Special VIP events are a less-known credit card perk


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You probably already know many of the advantages of using a credit or charge card: earning miles and points on purchases, or cash back rewards, of course. Some airline-affiliated cards offer free checked bags and other perks such as priority boarding when flying. Some of the benefits, however, may appear less obvious. For example, I left a valuable item in overhead compartment after deplaning and my American Express Platinum Card reimbursed me in full for the loss. On another flight, the airline lost my bag for five days and my Chase Visa card paid for replacing essential items after the airline refused to compensate me. But one credit card perk that flies under the radar for most people, including me until recently, is access to exclusive events: concerts, sporting events, celebrity meet-ups, food festivals and more.

For example, The Starwood Preferred Guest Credit Card from American Express offers members-only VIP experiences for surprisingly low cost. My first exposure to these offerings was during an SPG American Express event at BottleRock 2017, a music and wine shindig in Napa, Calif. Included was access to a VIP Viewing Suite up close to the stage, local cuisine by Chef Ken Frank of La Toque, an open bar, and a gift bag with a $300 gift certificate to Michelin-starred La Toque, among other perks.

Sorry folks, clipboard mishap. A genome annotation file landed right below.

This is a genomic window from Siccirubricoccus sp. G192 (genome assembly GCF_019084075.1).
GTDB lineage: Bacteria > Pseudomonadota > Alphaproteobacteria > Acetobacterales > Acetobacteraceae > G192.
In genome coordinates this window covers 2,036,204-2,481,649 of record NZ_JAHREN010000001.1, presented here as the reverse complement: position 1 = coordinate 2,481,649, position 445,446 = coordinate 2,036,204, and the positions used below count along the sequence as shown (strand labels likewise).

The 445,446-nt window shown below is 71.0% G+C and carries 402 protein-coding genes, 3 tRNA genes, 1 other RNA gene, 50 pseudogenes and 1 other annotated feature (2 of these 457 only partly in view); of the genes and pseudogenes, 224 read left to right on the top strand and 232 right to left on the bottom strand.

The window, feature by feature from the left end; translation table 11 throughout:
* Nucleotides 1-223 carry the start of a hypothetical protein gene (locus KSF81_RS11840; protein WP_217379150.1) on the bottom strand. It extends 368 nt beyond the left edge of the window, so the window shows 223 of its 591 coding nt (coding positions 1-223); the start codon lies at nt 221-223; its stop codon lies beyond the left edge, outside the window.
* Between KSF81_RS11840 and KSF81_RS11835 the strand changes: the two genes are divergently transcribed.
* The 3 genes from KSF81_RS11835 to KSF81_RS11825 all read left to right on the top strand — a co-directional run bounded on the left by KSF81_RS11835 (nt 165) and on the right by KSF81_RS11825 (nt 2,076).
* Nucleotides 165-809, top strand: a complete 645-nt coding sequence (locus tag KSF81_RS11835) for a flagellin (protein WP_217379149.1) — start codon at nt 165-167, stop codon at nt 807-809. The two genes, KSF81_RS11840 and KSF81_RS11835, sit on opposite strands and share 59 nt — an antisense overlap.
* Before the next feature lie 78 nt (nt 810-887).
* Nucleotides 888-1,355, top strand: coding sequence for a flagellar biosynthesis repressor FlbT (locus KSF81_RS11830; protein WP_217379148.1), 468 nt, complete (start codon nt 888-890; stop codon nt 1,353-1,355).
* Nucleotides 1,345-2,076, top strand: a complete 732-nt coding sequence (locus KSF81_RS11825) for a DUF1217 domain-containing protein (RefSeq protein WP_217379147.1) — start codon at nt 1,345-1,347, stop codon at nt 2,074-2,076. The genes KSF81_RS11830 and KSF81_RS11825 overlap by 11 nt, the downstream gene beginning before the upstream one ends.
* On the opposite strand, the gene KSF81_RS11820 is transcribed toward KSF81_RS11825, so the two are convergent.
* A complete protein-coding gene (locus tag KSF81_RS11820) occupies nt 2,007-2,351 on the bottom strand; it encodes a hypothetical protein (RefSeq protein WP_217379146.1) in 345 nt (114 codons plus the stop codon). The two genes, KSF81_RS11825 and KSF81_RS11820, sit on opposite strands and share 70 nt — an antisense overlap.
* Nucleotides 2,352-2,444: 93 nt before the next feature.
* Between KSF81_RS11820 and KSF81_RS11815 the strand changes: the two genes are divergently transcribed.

Recently, the SPG card offered members a VIP experience at the U.S. Open Tennis Championships in Forest Hills, N.Y. For $205, members received tickets to the men’s/women’s quarterfinal matches, hors d’oeuvres, cocktails, and dinner in a special hospitality enclave, a meet and greet with star players, and a premium gift bag.

SPG Amex has held other events at the Sundance Film Festival and Art Basel in Miami.

I figured I already knew the answer, but I asked an SPG Amex representative if these events cost more to produce than members actually pay. I imagine they benefit Amex by building loyalty and giving members just one more reason to pay annual card fees year after year. My suspicions were confirmed. Card issuers don’t make a profit on these experiences, many of which are limited to 100 to 250 card holders.

“We know many of our SPG Amex Card Members are passionate about travel, food, wine, sports and entertainment (so) we offer them exclusive access to VIP experiences at various events throughout the year,” Lisa Kalhans, vice president, co-brand product management at American Express, told me.

Chase credit card holders also have access to special experiences through its “Inside Access” program. For example, for $250 per person card holders could watch the Macy’s Thanksgiving Day Parade from a perch above Columbus Circle in New York City while enjoying breakfast, or a private evening with Mary Wilson of The Supremes at Harlem’s famous Apollo Theater, and MasterCard has its own program, dubbed “Priceless Possibilities.” One upcoming event that caught my eye was a special five-course dinner at Los Angeles’ hard-to-book Trois Mec, named by Zagat’s as one of the 10 best restaurants in the world, for $244 per couple including tax and tip.

It may not be the only reason consumers get and keep credit cards, but these special VIP events really do make cardholders feel like VIPs for relatively little cost.

By George Hobica, Tribune News Service

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